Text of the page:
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Labour leader demands two to three week ‘circuit breaker’ lockdown

Written by on 13 October 2020

Sir Keir Starmer has called for a two to three week “circuit breaker” lockdown in England as he accused the government of having “lost control” of the coronavirus pandemic.

The Labour leader urged the prime minister to “act now” and “break the cycle” of COVID-19 infections, as he warned the country could soon “sleep walk into a long and bleak winter”.

He said a “temporary set of clear and effective restrictions” could be introduced to coincide with the October half-term in order to “minimise disruption”.

Sir Keir admitted a short lockdown would “require significant sacrifices across the country” and would mean people in England only being able to make essential travel and working from home if they can.

He also called for people to be banned from mixing with other households – apart from those who have formed a support bubble – and the shutting of all bars, pubs and restaurants.

But the Labour leader said it would not mean closing schools.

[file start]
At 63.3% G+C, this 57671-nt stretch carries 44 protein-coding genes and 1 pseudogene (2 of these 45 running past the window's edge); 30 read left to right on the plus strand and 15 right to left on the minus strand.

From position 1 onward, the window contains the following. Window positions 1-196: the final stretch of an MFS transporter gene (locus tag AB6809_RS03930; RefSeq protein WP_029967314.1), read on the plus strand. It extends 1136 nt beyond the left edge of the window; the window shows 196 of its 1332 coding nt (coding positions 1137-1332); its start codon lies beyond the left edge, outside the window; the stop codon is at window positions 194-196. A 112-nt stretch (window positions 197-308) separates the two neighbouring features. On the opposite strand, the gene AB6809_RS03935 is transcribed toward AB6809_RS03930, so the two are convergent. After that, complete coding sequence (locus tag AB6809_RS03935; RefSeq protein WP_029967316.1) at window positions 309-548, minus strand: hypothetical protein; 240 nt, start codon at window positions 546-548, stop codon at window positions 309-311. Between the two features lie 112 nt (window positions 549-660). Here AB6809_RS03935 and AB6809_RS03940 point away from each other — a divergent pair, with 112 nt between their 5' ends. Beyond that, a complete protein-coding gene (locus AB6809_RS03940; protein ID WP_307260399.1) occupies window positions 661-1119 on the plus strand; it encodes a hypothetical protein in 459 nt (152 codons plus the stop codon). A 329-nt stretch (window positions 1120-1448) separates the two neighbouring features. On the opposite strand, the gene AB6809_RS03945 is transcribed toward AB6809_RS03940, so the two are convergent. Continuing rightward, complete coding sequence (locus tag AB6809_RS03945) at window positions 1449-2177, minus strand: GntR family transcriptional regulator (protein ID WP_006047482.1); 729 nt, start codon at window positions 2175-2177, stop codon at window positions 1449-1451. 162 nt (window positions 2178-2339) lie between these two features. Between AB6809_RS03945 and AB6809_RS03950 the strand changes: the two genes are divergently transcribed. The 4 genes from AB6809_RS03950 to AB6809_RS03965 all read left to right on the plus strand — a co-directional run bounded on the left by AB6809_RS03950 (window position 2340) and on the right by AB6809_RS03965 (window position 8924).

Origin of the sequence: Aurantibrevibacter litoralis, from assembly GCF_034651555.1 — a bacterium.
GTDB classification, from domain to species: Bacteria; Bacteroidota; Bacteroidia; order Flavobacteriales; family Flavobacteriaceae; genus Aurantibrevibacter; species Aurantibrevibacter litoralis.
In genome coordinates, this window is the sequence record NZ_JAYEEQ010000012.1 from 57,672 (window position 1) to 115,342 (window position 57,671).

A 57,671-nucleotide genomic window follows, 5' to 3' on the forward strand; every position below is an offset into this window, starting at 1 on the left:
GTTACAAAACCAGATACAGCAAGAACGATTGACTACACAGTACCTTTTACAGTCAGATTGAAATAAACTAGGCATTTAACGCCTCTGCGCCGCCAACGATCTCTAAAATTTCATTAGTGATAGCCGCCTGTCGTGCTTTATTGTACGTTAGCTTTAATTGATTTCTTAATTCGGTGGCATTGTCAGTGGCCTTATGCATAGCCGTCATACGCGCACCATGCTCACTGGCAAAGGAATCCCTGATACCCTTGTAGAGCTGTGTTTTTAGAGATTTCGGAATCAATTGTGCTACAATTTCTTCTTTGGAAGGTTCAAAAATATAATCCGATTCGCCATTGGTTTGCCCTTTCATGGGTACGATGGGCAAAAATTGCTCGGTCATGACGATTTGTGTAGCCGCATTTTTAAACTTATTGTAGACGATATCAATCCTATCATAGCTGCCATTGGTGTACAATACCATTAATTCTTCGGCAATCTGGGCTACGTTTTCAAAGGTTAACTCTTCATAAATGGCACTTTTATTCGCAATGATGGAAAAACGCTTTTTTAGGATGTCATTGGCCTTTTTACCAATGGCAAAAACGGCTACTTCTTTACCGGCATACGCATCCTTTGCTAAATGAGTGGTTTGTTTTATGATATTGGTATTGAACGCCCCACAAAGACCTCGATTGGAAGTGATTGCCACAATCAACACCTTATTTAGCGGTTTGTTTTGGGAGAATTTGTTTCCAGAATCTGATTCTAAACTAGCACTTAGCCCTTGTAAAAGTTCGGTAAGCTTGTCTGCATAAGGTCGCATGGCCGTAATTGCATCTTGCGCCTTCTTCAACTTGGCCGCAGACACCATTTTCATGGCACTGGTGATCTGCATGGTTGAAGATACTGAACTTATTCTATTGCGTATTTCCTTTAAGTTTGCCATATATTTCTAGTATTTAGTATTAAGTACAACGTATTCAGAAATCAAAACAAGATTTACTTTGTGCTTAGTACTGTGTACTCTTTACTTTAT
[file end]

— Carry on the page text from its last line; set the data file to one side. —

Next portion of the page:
Image:
Mask-wearing shoppers are seen walking through London during the pandemic

Speaking at a news conference on Tuesday, in response to Boris Johnson’s announcement of a new three-tier system for localised coronavirus restrictions, Sir Keir said there was “no longer time to give the prime minister the benefit of the doubt”.

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“The government’s plan simply isn’t working – another course is needed,” he added.

A short lockdown would “provide an opportunity to reset and to rectify some of the mistakes the government has made”, Sir Keir said, as he demanded ministers “get a grip on testing and hand over track and trace to local authorities”.

Which tier is my area – and what are the new rules of the three-tier lockdown?

He urged Chancellor Rishi Sunak to accompany a circuit-breaker lockdown with “extensive support for jobs, businesses and our local economies”.

Sir Keir accused Mr Johnson’s government of having “not got a credible plan to slow infections, it has lost control of the virus, and it’s no longer following the scientific advice”.

He highlighted how documents published on Monday night revealed the Scientific Advisory Group for Emergencies (SAGE) had recommended a “circuit breaker” lockdown three weeks ago.